ROOM 6

This room is the first extension from the Romanesque tour raised after the city conquest by King Alfonso I “the Battler” in 1118. This zone was raised at the end of 12th century by Alphonse II, named “the Chaste”, first king of the Crown of Aragon.
In that moment, the Saint Saviour neighbourhood became into the city centre, where the high clergy and aristocracy took control of the local power.
Coinciding with the Romanesque palace extension, first Christian communities were consolidated and devotion to Virgin Mary was increased. We can appreciate how art evolved with this series of Romanesque and Gothic sculptures from the 12th to 15th century.

This room is the first extension from the Romanesque tour raised after the city conquest by King Alfonso I “the Battler” in 1118. This zone was raised at the end of 12th century by Alphonse II, named “the Chaste”, first king of the Crown of Aragon.
In that moment, the Saint Saviour neighbourhood became into the city centre, where the high clergy and aristocracy took control of the local power.
Coinciding with the Romanesque palace extension, first Christian communities were consolidated and devotion to Virgin Mary was increased. We can appreciate how art evolved with this series of Romanesque and Gothic sculptures from the 12th to 15th century.

Virgin of Our Lady of the Salz, from 12th century, is a clear example of Romanesque Virgin as a throne of wisdom. It is characteristic its stiffness and its symbolism. The Virgin is represented as a throne for the Savour, her son, and holding a ball in her right hand which symbolises the apple of the original sin, showing the intermediary among God and men. The child Jesus appears sat on her mother’s lap and holding the world in his left hand. With this element, He reaffirms his role as a governor above everything created in the world, and the role of the Virgin gets extended, showing as mother of Jesus child and of God.

Virgin of Our Lady of the Salz, from 12th century, is a clear example of Romanesque Virgin as a throne of wisdom. It is characteristic its stiffness and its symbolism. The Virgin is represented as a throne for the Savour, her son, and holding a ball in her right hand which symbolises the apple of the original sin, showing the intermediary among God and men. The child Jesus appears sat on her mother’s lap and holding the world in his left hand. With this element, He reaffirms his role as a governor above everything created in the world, and the role of the Virgin gets extended, showing as mother of Jesus child and of God.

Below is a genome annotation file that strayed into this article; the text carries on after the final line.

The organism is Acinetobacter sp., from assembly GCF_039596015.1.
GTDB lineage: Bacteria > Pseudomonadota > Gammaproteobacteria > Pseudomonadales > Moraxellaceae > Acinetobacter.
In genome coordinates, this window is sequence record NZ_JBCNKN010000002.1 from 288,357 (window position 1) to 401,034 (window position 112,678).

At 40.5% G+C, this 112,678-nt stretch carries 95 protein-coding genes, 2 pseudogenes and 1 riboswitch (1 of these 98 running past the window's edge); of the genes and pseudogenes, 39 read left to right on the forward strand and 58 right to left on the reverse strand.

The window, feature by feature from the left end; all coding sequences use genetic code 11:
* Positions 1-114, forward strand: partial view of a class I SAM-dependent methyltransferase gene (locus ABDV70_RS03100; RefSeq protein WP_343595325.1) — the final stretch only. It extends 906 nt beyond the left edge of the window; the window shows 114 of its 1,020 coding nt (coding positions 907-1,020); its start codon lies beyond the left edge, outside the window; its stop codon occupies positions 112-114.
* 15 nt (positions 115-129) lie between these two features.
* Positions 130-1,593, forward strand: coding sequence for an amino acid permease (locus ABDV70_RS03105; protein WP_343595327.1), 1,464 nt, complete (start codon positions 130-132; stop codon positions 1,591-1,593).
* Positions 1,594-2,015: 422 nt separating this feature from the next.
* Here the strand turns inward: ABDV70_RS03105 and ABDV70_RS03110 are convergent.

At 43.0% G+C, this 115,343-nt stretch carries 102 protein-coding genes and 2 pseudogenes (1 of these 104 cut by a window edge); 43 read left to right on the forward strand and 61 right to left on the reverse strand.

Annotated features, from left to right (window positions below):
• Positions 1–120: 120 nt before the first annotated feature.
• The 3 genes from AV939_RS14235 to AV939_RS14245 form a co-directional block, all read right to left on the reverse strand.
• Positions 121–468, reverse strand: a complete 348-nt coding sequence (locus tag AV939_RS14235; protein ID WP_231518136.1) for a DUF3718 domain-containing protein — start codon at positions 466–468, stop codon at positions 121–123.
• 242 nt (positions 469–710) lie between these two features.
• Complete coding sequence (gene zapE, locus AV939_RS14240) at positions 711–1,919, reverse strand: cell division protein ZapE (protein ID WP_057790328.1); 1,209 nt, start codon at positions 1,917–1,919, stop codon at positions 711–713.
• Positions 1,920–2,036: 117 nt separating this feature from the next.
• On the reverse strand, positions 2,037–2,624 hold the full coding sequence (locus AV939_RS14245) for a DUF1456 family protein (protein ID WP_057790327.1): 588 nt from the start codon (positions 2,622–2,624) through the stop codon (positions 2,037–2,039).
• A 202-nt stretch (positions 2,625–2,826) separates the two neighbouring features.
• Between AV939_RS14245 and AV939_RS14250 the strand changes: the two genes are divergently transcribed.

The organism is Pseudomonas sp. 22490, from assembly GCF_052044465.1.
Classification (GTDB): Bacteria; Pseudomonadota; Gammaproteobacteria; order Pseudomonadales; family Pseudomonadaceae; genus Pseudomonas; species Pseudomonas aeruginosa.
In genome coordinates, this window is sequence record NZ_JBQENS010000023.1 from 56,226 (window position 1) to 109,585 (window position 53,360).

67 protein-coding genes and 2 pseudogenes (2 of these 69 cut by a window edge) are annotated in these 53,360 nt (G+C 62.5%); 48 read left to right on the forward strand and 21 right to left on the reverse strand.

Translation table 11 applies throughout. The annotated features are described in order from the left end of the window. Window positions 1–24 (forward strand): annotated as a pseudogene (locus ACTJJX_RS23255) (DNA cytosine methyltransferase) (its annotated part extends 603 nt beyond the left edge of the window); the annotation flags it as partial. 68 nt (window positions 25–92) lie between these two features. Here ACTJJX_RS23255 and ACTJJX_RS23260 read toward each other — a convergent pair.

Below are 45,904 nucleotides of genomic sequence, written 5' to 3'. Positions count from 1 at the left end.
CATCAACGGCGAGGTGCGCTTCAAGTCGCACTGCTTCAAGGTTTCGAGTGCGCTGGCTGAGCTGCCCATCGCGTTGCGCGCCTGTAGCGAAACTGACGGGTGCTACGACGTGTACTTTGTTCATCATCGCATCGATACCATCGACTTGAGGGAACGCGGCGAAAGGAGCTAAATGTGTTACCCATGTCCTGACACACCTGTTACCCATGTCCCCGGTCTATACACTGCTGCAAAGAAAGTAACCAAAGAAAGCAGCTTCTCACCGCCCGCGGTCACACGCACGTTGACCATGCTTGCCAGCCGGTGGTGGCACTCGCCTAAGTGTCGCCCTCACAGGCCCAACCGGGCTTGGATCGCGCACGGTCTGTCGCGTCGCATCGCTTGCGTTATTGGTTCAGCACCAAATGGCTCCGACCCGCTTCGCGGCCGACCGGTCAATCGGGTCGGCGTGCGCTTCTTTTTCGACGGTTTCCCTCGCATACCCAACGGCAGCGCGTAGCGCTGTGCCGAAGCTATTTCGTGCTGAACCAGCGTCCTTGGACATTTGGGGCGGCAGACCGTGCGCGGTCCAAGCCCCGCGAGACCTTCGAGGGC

Portapaz is a liturgical piece on which the pax or image is presented to be kissed by the pious at mass. With this piece we move back to the late 14th century, when its use increased because of the proliferation of the bubonic plague to avoid contagious among faithful.

Portapaz is a liturgical piece on which the pax or image is presented to be kissed by the pious at mass. With this piece we move back to the late 14th century, when its use increased because of the proliferation of the bubonic plague to avoid contagious among faithful.

 

 

Virgin of the Olive, from the 15th century, is an example of Gothic sculpture. Unlike Romanesque Virgins, it has more humanism, showing an affective relation between mother and son and creating a more emotional scene.

Virgin of the Olive, from the 15th century, is an example of Gothic sculpture. Unlike Romanesque Virgins, it has more humanism, showing an affective relation between mother and son and creating a more emotional scene.

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